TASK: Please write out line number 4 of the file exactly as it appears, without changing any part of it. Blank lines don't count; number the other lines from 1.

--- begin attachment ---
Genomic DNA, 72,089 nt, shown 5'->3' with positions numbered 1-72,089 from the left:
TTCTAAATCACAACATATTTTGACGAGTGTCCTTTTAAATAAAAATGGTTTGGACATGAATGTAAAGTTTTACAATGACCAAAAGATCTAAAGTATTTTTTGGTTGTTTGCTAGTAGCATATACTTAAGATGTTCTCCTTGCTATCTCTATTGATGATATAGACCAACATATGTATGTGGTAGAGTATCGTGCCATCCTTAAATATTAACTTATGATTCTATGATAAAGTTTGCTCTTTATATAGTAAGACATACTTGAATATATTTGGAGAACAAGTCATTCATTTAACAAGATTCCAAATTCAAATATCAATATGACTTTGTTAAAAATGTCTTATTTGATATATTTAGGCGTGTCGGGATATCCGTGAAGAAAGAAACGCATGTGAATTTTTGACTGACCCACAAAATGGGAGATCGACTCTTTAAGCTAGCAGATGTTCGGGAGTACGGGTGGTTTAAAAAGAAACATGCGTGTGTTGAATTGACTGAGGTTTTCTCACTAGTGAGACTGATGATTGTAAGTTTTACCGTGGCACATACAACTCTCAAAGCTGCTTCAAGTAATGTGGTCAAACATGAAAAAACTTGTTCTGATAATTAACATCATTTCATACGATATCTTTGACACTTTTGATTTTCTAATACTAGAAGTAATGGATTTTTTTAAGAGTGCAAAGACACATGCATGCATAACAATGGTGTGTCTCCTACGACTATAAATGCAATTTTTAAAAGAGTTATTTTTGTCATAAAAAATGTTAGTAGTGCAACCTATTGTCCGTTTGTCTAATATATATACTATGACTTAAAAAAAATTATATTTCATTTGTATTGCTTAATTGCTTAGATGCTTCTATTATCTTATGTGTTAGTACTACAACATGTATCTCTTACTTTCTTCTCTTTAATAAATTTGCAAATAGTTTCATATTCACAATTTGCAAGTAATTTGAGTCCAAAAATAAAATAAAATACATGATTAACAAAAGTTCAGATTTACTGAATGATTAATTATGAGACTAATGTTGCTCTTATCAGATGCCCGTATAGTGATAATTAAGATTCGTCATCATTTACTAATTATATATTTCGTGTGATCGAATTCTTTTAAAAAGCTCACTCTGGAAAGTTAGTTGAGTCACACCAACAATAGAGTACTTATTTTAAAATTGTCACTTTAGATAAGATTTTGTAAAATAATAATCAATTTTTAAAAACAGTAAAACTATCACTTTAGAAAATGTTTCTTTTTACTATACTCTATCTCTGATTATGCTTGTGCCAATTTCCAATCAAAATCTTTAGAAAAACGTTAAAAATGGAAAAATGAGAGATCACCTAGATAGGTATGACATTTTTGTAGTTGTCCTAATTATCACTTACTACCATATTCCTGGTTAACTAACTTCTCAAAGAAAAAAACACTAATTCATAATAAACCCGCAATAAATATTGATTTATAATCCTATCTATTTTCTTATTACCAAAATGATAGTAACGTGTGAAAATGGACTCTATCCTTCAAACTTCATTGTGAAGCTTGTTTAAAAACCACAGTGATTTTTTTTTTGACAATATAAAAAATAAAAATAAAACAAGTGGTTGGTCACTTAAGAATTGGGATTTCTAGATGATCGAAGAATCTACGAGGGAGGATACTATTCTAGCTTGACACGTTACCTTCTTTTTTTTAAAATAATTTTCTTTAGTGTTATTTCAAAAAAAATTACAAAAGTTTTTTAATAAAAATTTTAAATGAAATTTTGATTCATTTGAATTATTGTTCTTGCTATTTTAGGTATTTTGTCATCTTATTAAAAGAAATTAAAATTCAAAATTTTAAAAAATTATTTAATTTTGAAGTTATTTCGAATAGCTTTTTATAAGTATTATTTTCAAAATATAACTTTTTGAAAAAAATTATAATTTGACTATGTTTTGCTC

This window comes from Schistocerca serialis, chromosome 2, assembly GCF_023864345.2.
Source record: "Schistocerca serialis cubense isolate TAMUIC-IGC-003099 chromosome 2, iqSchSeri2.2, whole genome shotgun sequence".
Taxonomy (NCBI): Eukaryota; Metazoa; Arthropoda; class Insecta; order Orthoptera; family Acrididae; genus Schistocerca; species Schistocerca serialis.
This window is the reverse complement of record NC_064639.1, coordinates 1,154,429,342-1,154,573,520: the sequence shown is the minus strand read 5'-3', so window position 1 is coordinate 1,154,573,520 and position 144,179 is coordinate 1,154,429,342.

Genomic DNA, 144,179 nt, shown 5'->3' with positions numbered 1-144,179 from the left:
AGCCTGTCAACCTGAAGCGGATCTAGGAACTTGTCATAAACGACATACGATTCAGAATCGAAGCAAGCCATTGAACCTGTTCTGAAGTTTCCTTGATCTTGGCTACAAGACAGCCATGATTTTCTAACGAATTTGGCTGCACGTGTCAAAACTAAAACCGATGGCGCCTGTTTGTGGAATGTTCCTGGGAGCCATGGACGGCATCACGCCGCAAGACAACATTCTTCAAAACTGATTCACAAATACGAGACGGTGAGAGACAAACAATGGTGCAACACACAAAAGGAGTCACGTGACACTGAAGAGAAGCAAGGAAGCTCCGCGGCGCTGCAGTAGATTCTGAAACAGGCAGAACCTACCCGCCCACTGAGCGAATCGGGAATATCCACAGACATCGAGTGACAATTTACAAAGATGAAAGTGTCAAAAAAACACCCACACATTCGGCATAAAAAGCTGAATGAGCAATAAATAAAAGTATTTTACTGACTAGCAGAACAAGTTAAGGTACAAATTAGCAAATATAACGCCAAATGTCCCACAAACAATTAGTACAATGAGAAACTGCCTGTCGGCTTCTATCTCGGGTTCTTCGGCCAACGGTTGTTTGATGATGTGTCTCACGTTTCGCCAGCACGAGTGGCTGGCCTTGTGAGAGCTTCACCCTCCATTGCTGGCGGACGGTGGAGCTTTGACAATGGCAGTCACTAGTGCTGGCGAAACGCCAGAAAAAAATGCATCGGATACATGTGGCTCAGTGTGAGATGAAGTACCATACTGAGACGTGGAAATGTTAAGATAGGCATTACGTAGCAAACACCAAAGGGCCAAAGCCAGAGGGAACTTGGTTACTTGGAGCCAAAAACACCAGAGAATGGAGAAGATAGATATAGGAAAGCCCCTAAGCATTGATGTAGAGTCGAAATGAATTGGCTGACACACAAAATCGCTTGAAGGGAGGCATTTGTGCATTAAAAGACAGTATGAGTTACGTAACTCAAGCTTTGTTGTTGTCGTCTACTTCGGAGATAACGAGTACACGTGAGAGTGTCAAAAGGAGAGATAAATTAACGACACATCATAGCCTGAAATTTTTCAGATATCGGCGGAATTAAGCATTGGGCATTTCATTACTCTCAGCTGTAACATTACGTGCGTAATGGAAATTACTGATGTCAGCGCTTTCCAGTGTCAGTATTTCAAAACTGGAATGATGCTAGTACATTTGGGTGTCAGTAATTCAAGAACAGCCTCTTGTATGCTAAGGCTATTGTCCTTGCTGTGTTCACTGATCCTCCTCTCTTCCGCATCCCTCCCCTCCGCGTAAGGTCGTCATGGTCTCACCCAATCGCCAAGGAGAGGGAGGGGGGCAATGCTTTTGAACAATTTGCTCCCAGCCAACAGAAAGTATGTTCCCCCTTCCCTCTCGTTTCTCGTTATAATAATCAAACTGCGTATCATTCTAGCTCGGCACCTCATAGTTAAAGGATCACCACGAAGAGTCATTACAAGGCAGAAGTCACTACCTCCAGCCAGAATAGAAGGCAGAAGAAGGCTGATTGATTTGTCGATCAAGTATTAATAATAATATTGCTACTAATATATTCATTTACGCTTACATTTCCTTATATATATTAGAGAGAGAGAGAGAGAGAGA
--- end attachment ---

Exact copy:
Source record: "Schistocerca serialis cubense isolate TAMUIC-IGC-003099 chromosome 2, iqSchSeri2.2, whole genome shotgun sequence".